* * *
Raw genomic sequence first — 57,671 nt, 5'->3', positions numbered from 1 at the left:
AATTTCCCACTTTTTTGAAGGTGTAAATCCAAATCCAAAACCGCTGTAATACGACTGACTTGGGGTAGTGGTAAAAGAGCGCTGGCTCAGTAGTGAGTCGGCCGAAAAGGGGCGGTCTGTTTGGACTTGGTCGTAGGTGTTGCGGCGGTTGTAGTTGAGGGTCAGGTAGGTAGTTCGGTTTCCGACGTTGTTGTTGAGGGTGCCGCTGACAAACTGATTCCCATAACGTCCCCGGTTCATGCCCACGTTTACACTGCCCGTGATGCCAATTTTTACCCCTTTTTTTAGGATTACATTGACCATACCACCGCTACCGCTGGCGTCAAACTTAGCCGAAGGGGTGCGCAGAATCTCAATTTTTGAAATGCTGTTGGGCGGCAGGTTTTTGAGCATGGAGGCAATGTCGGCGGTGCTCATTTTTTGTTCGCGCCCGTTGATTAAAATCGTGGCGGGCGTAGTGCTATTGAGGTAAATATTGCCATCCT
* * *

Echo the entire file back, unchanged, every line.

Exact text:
Raw genomic sequence first — 57,671 nt, 5'->3', positions numbered from 1 at the left:
AATTTCCCACTTTTTTGAAGGTGTAAATCCAAATCCAAAACCGCTGTAATACGACTGACTTGGGGTAGTGGTAAAAGAGCGCTGGCTCAGTAGTGAGTCGGCCGAAAAGGGGCGGTCTGTTTGGACTTGGTCGTAGGTGTTGCGGCGGTTGTAGTTGAGGGTCAGGTAGGTAGTTCGGTTTCCGACGTTGTTGTTGAGGGTGCCGCTGACAAACTGATTCCCATAACGTCCCCGGTTCATGCCCACGTTTACACTGCCCGTGATGCCAATTTTTACCCCTTTTTTTAGGATTACATTGACCATACCACCGCTACCGCTGGCGTCAAACTTAGCCGAAGGGGTGCGCAGAATCTCAATTTTTGAAATGCTGTTGGGCGGCAGGTTTTTGAGCATGGAGGCAATGTCGGCGGTGCTCATTTTTTGTTCGCGCCCGTTGATTAAAATCGTGGCGGGCGTAGTGCTATTGAGGTAAATATTGCCATCCT